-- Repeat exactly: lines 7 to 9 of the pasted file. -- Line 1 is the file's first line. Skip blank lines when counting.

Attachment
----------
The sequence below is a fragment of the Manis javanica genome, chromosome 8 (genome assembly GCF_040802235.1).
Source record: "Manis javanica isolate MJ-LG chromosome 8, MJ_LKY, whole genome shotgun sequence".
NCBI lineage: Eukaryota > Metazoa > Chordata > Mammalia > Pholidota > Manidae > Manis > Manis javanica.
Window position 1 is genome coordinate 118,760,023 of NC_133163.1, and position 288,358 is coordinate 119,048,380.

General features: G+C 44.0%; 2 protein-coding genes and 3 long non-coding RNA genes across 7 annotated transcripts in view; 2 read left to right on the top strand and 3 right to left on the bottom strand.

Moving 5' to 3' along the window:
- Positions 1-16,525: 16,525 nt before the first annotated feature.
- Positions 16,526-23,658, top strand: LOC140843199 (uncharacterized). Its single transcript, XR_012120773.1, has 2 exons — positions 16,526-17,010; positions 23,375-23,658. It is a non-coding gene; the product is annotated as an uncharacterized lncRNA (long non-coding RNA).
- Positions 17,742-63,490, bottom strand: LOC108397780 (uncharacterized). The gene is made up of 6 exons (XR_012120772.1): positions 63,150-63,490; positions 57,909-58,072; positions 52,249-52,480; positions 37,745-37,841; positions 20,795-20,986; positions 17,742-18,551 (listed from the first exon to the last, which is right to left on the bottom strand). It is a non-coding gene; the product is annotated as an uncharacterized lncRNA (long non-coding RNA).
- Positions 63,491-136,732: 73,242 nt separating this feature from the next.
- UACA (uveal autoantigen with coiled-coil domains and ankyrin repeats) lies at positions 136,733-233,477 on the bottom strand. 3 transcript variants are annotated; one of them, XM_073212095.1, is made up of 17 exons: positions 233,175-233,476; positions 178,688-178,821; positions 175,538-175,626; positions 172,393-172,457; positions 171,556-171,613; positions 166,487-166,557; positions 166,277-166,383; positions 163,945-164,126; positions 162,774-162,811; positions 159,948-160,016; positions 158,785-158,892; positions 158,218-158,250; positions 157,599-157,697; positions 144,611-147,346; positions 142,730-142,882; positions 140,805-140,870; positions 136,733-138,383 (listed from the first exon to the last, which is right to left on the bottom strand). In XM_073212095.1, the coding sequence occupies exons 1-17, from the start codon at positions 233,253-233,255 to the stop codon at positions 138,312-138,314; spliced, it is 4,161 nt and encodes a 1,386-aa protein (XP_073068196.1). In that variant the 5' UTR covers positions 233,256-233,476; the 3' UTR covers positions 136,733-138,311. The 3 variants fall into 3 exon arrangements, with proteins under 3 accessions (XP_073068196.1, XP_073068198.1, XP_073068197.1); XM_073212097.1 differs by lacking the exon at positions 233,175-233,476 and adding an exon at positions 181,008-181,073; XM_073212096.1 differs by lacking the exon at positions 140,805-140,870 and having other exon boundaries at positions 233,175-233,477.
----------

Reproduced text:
- Positions 1-16,525: 16,525 nt before the first annotated feature.
- Positions 16,526-23,658, top strand: LOC140843199 (uncharacterized). Its single transcript, XR_012120773.1, has 2 exons — positions 16,526-17,010; positions 23,375-23,658. It is a non-coding gene; the product is annotated as an uncharacterized lncRNA (long non-coding RNA).
- Positions 17,742-63,490, bottom strand: LOC108397780 (uncharacterized). The gene is made up of 6 exons (XR_012120772.1): positions 63,150-63,490; positions 57,909-58,072; positions 52,249-52,480; positions 37,745-37,841; positions 20,795-20,986; positions 17,742-18,551 (listed from the first exon to the last, which is right to left on the bottom strand). It is a non-coding gene; the product is annotated as an uncharacterized lncRNA (long non-coding RNA).